Extrapolation of improvements in percutaneous coronary intervention (PCI) and outcomes to patients with diabetes has not been systematically examined in clinical practice. Two waves of consecutive patients (n = 4,629) who underwent PCI from July 1997 to June 1999 enrolled in the National Heart, Lung, and Blood Institute Dynamic Registry comprise the study population. There were 1,058 patients with treated diabetes and 3,571 patients without clinically evident diabetes. As a group, patients with diabetes tended to have more clinical, angiographic, and procedural risk factors. Although crude in-hospital mortality rates were higher in patients with diabetes (diabetics 2.3%, nondiabetics 1.3%; p = 0.02), the adjusted risk of in-hospital death (odds ratio 1.46, 95% confidence interval [CI] 0.80 to 2.66) was not significantly different. At 1 year, patients with diabetes had a significantly higher adjusted risk of mortality (risk ratio [RR] 1.80, 95% CI 1.35 to 2.41) and need for repeat revascularization (RR 1.40, 95% CI 1.13 to 1.74). There was a significant interaction between stent use and diabetic status with the need for repeat revascularization (adjusted RR in nondiabetics 0.73, 95% CI 0.61 to 0.88; adjusted RR in patients with diabetes 1.20, 95% CI 0.88 to 1.65). Beta blockers at the time of hospital discharge were significantly associated with reduced mortality rates at 1 year in both groups.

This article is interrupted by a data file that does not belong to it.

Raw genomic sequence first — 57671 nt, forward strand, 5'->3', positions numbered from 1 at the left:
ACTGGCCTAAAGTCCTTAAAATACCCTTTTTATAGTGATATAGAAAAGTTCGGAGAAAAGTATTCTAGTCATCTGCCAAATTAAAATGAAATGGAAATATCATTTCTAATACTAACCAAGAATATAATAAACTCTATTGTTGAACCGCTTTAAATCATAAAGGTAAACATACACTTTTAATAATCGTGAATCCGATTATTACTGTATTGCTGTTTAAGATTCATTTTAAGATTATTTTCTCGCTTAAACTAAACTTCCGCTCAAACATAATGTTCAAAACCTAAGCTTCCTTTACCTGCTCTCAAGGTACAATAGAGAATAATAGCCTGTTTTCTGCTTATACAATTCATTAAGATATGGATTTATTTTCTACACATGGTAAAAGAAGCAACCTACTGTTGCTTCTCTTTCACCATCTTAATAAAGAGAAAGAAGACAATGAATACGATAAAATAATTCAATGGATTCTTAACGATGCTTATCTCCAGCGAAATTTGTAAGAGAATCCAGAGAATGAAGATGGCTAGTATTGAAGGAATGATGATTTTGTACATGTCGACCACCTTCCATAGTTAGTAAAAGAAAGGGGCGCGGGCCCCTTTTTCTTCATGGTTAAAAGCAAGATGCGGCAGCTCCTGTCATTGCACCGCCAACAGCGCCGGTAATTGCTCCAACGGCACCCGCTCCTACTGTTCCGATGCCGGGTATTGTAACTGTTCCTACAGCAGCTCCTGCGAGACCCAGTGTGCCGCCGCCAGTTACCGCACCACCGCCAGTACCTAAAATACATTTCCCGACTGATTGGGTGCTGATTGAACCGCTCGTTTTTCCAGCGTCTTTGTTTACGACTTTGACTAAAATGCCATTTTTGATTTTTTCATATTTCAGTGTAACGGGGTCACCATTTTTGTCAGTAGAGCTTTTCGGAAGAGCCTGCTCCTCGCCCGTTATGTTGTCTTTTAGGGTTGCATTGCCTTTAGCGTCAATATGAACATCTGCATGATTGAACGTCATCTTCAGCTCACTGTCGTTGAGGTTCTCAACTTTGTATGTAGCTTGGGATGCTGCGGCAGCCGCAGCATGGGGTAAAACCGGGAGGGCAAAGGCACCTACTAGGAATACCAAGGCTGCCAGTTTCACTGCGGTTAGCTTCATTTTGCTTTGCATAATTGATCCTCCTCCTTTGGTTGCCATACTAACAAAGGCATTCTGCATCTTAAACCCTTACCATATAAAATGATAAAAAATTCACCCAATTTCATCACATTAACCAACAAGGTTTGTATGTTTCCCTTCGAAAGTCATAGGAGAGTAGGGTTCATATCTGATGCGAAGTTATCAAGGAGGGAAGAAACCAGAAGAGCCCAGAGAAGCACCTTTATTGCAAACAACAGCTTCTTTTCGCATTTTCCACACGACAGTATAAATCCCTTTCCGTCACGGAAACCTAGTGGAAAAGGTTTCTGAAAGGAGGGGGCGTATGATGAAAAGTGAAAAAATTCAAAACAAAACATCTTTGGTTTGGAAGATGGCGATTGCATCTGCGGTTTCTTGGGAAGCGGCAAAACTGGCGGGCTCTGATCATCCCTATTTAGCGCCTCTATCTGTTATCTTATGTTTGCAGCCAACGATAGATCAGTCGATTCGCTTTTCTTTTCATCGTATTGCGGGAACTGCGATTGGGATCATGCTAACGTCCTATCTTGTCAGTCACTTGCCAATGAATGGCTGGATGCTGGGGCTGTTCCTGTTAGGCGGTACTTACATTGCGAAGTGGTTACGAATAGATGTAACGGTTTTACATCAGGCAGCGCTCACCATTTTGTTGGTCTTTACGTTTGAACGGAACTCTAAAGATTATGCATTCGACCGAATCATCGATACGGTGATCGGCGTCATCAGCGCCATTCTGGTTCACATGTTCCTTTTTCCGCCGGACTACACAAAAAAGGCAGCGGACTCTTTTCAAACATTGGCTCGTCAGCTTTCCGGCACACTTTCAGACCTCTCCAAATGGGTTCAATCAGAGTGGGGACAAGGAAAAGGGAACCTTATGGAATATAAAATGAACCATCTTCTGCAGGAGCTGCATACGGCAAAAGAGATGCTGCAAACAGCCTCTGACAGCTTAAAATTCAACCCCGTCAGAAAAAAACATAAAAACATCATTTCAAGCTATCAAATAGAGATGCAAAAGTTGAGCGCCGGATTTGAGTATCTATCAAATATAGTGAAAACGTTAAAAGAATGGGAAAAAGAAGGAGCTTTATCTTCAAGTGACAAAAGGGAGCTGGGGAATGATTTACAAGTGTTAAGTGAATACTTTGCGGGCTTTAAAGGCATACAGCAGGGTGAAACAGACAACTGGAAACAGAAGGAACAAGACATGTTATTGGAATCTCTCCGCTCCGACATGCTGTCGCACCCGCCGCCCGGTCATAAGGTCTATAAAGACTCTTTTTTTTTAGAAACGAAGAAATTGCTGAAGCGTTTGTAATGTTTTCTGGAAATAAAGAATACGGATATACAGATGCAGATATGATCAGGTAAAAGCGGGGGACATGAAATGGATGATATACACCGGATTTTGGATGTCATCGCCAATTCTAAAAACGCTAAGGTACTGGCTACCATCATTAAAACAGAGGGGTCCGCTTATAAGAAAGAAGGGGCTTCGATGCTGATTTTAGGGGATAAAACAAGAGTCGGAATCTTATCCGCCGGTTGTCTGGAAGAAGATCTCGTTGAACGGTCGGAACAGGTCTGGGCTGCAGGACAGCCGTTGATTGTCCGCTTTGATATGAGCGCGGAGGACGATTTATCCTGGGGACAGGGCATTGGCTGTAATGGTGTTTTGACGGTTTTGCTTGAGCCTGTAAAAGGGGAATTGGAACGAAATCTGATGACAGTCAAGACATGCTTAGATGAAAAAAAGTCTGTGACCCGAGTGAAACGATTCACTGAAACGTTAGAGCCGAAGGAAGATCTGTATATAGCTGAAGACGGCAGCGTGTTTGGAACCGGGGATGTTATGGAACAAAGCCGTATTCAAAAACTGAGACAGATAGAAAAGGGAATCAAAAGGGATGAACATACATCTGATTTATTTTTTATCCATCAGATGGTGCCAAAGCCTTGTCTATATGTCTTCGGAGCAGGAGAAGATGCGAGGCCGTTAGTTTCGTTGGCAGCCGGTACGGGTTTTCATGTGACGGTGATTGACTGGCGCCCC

ASJC Scopus subject areas
- Cardiology and Cardiovascular Medicine